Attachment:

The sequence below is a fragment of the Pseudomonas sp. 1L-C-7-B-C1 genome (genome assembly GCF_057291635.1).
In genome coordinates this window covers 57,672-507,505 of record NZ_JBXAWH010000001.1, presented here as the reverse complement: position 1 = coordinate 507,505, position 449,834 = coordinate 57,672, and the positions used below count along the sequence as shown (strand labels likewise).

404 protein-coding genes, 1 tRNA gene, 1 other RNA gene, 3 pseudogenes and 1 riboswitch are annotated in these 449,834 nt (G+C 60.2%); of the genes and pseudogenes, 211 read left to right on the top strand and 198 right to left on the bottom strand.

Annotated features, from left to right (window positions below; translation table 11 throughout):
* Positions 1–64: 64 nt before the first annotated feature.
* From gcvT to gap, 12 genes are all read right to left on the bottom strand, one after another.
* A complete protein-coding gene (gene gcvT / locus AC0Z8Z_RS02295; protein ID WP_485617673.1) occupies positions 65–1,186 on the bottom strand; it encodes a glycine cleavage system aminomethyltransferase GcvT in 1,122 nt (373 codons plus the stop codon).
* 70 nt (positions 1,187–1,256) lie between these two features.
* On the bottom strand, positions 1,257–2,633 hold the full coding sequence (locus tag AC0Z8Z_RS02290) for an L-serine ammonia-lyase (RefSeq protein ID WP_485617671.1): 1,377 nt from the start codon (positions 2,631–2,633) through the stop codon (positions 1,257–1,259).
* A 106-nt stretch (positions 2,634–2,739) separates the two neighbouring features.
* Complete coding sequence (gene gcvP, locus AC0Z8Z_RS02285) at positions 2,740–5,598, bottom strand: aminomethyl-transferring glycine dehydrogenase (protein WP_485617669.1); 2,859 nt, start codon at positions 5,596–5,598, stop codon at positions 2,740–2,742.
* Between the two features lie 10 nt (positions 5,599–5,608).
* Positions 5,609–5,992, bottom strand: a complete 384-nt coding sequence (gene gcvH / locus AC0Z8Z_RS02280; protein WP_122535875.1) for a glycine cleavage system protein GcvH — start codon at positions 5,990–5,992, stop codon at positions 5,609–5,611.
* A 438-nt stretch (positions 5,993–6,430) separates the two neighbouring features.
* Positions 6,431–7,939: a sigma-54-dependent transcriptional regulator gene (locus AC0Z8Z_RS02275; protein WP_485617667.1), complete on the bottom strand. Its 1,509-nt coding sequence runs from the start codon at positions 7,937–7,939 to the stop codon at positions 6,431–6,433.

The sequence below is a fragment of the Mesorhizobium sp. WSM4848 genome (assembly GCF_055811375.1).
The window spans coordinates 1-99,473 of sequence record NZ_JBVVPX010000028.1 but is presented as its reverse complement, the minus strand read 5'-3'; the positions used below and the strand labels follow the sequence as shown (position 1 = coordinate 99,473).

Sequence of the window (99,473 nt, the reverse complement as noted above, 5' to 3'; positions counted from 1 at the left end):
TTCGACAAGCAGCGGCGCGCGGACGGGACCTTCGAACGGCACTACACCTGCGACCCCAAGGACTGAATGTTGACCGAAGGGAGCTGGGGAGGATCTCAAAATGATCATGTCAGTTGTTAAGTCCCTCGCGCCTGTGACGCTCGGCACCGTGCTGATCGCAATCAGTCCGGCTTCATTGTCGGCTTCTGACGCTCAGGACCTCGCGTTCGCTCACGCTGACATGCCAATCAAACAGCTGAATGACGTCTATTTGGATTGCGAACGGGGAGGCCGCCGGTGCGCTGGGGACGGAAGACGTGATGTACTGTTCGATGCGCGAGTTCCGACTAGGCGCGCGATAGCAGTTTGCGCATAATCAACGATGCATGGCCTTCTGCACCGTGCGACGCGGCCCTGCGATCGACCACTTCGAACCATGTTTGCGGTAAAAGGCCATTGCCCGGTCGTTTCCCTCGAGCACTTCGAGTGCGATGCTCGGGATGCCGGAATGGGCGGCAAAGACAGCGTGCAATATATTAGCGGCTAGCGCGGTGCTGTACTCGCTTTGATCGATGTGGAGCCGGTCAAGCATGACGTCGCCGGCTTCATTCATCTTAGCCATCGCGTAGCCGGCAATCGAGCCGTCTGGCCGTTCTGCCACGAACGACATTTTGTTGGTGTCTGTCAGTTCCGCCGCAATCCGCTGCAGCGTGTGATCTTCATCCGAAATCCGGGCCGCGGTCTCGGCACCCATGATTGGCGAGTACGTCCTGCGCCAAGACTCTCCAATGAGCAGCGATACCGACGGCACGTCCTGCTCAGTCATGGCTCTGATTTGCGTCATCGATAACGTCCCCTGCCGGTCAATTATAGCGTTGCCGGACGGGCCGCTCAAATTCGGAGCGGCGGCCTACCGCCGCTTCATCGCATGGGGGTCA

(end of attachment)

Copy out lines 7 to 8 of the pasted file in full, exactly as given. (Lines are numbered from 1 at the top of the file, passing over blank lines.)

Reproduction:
* A complete protein-coding gene (gene gcvT / locus AC0Z8Z_RS02295; protein ID WP_485617673.1) occupies positions 65–1,186 on the bottom strand; it encodes a glycine cleavage system aminomethyltransferase GcvT in 1,122 nt (373 codons plus the stop codon).
* 70 nt (positions 1,187–1,256) lie between these two features.